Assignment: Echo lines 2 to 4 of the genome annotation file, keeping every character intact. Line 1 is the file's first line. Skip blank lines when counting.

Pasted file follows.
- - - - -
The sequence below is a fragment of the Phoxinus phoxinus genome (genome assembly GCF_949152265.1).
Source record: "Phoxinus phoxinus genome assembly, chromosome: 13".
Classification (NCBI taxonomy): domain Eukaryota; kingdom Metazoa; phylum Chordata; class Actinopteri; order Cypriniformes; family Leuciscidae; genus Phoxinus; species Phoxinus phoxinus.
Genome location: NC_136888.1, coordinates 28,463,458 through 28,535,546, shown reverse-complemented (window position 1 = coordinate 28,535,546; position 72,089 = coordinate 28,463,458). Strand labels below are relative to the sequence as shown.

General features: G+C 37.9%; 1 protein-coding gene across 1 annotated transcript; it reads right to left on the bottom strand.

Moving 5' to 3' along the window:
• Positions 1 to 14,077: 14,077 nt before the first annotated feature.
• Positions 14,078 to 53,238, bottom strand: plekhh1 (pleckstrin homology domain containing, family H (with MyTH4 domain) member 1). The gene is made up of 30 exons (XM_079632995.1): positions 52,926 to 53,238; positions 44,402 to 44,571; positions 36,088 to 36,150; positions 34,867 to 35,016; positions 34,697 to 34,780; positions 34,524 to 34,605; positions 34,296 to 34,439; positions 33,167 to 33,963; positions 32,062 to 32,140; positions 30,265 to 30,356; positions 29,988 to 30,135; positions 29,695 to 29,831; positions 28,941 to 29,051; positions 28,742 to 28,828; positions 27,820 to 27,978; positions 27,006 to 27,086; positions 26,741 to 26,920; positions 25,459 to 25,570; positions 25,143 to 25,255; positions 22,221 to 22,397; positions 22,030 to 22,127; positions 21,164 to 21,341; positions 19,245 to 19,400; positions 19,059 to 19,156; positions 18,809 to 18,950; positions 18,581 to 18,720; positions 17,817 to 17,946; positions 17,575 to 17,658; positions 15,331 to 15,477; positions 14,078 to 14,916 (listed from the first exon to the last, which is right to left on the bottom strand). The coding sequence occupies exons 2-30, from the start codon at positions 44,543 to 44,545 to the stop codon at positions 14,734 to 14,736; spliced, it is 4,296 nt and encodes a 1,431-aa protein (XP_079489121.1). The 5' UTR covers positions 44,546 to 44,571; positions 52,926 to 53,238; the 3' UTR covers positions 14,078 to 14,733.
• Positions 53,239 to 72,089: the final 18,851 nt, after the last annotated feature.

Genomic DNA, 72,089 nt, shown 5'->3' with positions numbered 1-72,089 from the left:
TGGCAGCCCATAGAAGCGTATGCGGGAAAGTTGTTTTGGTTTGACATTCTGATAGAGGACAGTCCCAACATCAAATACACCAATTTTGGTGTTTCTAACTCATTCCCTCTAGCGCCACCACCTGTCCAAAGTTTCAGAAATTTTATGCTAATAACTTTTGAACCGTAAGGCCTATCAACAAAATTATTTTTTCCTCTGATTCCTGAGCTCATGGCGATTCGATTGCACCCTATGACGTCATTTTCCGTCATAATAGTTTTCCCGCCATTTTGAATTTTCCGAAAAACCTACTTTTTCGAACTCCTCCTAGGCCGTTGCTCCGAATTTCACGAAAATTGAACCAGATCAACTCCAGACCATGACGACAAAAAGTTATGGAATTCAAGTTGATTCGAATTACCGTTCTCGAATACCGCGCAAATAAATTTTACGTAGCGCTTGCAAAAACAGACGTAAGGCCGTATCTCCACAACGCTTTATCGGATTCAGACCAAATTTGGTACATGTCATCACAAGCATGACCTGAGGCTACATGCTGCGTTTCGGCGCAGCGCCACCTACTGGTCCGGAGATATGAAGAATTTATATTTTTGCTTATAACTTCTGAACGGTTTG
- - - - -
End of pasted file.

Source record: "Phoxinus phoxinus genome assembly, chromosome: 13".
Classification (NCBI taxonomy): domain Eukaryota; kingdom Metazoa; phylum Chordata; class Actinopteri; order Cypriniformes; family Leuciscidae; genus Phoxinus; species Phoxinus phoxinus.
Genome location: NC_136888.1, coordinates 28,463,458 through 28,535,546, shown reverse-complemented (window position 1 = coordinate 28,535,546; position 72,089 = coordinate 28,463,458). Strand labels below are relative to the sequence as shown.